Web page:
Euro 2012: Dutch Nightmare Becomes a Reality as They Finish Bottom of Group

Stuart LaneContributor IJune 18, 2012

KHARKOV, UKRAINE - JUNE 17:  (L-R) Mark van Bommel, Arjen Robben and Wesley Sneijder of Netherlands show their dejection as he walks off the pitch after the UEFA EURO 2012 group B match between Portugal and Netherlands at Metalist Stadium on June 17, 2012 in Kharkov, Ukraine.  (Photo by Lars Baron/Getty Images)
Lars Baron/Getty Images

UEFA Euro 2012 has so far been a nightmare tournament for the Dutch players and fans. Buoyed by their run to the final of World Cup 2010, the Netherlands looked set to cement their place amongst Europe's elite, despite a highly suspect defence, by simply being able to outscore anyone else.

The array of attacking talent at their disposal certainly suggested this would be the case. 

Their two main strikers, Robin Van Persie and Klass-Jan Huntelaar, were both coming into the tournament in terrifying goal scoring form. Van Persie had just experienced his best ever season, scoring 37 goals in 48 games for Arsenal, and finishing as the league's top scorer, with 30 goals.

Huntelaar has arguably been even more impressive, scoring 48 goals in 47 games for Schalke 04, including a devastating run of form which saw him net 14 in 12 games in the Europa League.

On the wings were the industrious Dirk Kuyt, the mercurial Ibrahim Affelay, and Arjen Robben, arguably one of the best players in the world on his day. 

With Van Persie able to drift out wide to make room for Huntelaar, everything looked set for the Netherlands to make a big impression this summer.

Despite being drawn in the supposed "group of death", the Dutch would have been confident against both the, perhaps, overachieving Denmark and the out-of-form Portugal.

Everything has not quite gone according to plan though.

A combination of selfishness, bad luck, poor defending, tactical ineptitude and Bert Van Marwijk insistence on playing two holding players has cost the Dutch dearly. They shockingly finish the group in last place, scoring two goals, and conceding five.

Typically with the Dutch, the accusations and finger pointing have already begun. 

Before a ball was even kicked tonight, Robben, in a statement issued seemingly devoid of irony or self-awareness, blamed the "big egos" in the Dutch squad for their predicament following the opening two games.

And after Ronaldo's winning goal was scored this evening, it became clear who this criticism was aimed at the vice captain, and frequent bench warmer, Rafael Van Der Vaart.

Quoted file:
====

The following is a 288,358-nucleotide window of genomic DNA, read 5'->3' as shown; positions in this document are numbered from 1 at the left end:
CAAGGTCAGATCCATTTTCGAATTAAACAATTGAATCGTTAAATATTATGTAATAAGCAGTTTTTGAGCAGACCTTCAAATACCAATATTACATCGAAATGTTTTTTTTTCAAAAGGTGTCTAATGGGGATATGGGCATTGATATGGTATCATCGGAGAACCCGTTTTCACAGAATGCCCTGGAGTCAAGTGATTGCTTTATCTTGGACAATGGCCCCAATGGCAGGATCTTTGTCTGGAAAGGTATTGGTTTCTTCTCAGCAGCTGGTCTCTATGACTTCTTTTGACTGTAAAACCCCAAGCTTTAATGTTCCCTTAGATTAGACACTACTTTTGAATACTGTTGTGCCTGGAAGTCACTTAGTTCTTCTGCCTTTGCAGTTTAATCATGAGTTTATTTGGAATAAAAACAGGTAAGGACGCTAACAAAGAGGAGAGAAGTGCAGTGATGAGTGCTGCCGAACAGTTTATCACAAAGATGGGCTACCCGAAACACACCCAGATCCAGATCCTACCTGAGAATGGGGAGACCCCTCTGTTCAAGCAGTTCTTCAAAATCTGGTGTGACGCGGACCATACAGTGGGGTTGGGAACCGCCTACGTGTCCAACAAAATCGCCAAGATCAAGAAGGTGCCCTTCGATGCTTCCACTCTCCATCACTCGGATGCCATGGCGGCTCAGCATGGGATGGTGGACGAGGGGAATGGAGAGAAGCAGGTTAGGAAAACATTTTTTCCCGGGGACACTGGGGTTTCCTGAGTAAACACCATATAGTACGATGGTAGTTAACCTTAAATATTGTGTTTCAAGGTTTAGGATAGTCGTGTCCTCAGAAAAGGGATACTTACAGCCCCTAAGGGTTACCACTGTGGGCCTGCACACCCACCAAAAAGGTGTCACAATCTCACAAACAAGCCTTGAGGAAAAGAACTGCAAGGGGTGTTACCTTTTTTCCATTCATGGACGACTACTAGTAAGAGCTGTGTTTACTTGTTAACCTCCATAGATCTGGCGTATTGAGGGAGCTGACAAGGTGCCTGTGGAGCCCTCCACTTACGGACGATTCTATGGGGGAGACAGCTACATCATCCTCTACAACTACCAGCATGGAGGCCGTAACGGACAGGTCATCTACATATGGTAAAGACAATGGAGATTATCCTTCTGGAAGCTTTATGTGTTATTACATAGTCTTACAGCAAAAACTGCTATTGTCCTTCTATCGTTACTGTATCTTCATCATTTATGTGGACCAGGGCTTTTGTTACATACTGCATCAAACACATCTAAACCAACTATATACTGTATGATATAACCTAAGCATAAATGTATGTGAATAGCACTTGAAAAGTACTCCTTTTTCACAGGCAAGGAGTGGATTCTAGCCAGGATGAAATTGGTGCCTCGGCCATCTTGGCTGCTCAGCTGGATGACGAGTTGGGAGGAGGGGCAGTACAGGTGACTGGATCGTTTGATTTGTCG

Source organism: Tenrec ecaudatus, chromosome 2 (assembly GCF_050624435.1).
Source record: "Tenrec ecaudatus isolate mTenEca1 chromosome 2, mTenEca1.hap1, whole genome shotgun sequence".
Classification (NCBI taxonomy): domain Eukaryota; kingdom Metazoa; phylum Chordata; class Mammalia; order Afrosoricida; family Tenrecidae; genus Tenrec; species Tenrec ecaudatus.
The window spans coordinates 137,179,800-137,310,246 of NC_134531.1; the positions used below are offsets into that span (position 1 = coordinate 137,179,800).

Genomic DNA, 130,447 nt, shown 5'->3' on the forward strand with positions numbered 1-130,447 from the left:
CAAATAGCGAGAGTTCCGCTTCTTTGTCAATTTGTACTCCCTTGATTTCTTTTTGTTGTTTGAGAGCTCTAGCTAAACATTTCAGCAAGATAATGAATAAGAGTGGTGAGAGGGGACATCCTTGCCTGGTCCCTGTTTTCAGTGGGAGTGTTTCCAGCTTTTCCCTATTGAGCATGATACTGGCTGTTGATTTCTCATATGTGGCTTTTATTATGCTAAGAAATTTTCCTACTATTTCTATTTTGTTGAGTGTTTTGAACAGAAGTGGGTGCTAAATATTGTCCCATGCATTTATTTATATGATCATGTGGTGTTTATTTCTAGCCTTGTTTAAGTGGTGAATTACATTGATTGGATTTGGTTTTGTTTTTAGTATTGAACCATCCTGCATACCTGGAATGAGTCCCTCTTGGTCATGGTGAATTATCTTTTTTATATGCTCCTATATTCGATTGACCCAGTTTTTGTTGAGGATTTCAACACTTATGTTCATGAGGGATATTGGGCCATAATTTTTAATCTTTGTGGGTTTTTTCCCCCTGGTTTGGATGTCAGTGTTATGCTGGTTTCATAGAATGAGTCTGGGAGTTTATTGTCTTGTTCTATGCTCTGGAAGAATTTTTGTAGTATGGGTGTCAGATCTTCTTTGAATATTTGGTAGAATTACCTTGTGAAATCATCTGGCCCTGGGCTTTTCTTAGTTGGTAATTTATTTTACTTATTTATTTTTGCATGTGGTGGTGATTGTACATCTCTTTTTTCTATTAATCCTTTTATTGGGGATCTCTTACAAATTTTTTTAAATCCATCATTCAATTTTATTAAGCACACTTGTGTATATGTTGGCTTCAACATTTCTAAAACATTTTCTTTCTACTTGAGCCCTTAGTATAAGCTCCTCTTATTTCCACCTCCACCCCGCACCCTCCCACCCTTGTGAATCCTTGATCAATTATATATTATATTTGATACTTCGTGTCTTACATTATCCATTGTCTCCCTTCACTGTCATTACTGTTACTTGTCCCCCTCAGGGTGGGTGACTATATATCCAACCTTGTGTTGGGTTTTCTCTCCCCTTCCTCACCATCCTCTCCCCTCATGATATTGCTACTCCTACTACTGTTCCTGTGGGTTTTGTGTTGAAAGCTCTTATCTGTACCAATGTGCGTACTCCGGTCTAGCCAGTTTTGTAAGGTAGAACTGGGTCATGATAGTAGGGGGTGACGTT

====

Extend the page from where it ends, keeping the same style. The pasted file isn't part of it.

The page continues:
The Bayern Munich winger could be seen berating the Spurs playmaker for his part in the goal, and it capped off what has been a disappointing tournament for Van Der Vaart.

Admittedly disappointed in his role in the team, he was the first player to level criticism at the Dutch coach. Van Marwijk responded by branding Van Der Vaart as a "spoilt child", who should be more accepting of his role in the team.

But the blame does not solely lie at Rafael's feet. Nor does it belong simply with the other "big egos" that Robben alluded to. This Dutch campaign has been a catalogue of errors built on false expectations, that have left a nation and a team humiliated. 

Firstly, let's tackle the expectations. World Cup 2010 saw a different Dutch side from what was expected by fans worldwide, and suggested that a corner had been turned in the Dutch camp.

A run to the final characterised by solid and clinical performances demonstrated a togetherness in the Dutch team that had not been seen in years.

This was followed by an imperious qualifying campaign for this years Euros, with eight wins out of eight and a goal difference of plus-29. Combined with the terrifying goal scoring feats of their forwards, the high Dutch hopes were understandable coming into the tournament.

A closer inspection of the squad once it was revealed though, displayed obvious deficiencies, particularly in defence. 

Any combination of centre-backs, be it Heitinga, Mathijsen, Bouma, Vlaar or Boulahrouz, was never going to be the most solid base for the team.

Bouma in particular was a surprising inclusion, having received no caps since the last European Championships. It was as if Van Marwijk simply wanted another experienced defender in the squad to fill the role vacated by Andre Ooijer, regardless of form or ability.

The other shocking name in the squad was 18-year-old left-back Jetro Willems, who had only won two caps for the senior national team. Although occasionally offering glimpses of his potential, he was far from the swashbuckling full back that his team often needed.